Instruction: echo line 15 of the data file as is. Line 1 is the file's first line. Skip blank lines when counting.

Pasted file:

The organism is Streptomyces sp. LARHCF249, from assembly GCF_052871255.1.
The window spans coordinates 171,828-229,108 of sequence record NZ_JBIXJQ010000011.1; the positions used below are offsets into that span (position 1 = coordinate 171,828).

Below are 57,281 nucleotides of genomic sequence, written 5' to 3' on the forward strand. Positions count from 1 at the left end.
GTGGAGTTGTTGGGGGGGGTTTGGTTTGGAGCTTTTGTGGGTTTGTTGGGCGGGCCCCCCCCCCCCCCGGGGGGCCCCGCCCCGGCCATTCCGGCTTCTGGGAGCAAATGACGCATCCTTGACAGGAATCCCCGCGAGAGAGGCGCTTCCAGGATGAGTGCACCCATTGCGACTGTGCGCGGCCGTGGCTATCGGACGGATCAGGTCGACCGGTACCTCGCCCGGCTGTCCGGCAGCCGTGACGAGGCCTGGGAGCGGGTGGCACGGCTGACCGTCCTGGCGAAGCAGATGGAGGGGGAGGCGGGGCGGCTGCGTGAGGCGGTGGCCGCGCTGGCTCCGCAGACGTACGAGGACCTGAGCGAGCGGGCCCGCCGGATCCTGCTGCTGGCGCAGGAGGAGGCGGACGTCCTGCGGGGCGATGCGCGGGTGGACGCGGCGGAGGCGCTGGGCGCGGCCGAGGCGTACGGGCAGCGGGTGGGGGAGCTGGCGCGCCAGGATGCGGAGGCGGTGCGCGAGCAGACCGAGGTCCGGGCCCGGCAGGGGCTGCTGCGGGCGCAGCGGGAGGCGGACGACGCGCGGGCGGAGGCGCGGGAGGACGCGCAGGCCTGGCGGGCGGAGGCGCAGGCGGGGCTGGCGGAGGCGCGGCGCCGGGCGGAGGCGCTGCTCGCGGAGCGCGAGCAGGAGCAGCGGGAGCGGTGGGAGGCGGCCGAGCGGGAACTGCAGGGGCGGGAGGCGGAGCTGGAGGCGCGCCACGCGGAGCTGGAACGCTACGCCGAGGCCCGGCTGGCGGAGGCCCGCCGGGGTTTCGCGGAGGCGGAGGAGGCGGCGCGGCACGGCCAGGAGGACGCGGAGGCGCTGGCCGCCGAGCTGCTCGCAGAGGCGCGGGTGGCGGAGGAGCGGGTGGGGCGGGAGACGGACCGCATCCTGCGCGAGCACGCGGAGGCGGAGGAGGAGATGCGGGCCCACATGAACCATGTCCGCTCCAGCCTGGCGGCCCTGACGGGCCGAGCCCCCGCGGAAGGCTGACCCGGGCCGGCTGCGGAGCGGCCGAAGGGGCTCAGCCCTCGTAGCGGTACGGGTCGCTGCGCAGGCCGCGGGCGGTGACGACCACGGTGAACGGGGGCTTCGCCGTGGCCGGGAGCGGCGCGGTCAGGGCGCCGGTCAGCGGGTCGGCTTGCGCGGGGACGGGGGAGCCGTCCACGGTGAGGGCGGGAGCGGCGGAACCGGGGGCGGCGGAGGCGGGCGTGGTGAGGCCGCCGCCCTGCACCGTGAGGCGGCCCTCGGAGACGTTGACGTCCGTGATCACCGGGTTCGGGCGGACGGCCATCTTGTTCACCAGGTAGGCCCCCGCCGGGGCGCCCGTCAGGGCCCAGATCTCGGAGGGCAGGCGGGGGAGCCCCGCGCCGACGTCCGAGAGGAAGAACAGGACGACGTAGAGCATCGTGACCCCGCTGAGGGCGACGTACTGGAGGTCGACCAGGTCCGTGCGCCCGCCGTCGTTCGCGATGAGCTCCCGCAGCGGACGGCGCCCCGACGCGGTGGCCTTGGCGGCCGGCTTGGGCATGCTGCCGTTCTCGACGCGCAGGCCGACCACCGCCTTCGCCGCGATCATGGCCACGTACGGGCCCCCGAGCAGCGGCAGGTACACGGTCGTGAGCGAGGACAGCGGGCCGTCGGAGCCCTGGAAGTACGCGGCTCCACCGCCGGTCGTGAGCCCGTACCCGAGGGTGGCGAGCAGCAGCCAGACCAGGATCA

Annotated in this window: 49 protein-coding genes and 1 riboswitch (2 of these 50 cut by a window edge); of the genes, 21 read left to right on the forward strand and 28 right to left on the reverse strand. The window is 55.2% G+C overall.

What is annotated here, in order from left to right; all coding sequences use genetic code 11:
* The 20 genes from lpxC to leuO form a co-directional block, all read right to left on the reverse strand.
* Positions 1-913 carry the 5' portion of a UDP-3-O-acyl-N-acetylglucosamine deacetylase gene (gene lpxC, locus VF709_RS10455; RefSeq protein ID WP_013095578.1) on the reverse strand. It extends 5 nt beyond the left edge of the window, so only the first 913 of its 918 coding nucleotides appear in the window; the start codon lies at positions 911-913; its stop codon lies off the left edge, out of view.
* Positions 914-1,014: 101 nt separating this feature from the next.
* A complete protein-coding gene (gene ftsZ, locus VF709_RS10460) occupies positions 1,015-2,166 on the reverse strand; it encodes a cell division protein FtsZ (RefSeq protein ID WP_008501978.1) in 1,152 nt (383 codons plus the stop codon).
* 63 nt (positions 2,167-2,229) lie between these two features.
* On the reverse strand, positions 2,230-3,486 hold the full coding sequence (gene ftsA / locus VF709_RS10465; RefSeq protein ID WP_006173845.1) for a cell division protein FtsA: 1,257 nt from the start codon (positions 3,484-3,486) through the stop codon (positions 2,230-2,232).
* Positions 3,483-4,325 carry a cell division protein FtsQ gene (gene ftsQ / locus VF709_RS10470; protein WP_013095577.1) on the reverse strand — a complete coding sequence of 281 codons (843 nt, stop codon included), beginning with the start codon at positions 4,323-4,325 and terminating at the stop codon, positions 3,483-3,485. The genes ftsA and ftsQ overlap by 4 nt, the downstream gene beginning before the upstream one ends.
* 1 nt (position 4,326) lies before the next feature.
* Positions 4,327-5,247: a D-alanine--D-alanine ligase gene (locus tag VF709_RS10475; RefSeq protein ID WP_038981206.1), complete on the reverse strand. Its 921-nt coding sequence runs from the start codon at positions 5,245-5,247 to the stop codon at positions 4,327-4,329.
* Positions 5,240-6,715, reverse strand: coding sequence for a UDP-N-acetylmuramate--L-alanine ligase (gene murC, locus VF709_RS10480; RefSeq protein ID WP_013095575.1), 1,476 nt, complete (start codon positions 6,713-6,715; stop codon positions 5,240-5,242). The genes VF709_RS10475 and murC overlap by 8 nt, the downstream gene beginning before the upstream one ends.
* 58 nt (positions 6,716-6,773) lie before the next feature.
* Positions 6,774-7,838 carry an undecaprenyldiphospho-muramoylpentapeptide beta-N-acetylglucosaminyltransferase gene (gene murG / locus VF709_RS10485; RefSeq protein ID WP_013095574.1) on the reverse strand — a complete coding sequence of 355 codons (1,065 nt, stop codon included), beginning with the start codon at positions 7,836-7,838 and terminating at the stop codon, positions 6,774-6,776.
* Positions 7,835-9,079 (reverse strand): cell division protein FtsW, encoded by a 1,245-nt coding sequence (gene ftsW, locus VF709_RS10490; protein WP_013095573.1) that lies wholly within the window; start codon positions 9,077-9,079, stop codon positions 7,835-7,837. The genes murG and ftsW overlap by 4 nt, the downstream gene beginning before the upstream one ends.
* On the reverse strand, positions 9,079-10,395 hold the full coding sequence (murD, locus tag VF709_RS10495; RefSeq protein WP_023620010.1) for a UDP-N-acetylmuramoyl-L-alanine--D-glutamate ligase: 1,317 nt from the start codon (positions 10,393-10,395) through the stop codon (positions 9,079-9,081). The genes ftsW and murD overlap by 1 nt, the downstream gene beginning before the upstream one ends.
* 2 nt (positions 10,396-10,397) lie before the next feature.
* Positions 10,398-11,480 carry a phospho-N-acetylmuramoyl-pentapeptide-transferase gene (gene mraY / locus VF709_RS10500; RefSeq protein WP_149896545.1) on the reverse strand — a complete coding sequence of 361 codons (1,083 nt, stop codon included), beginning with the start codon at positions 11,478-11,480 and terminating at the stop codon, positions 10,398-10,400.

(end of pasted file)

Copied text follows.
* Positions 4,327-5,247: a D-alanine--D-alanine ligase gene (locus tag VF709_RS10475; RefSeq protein ID WP_038981206.1), complete on the reverse strand. Its 921-nt coding sequence runs from the start codon at positions 5,245-5,247 to the stop codon at positions 4,327-4,329.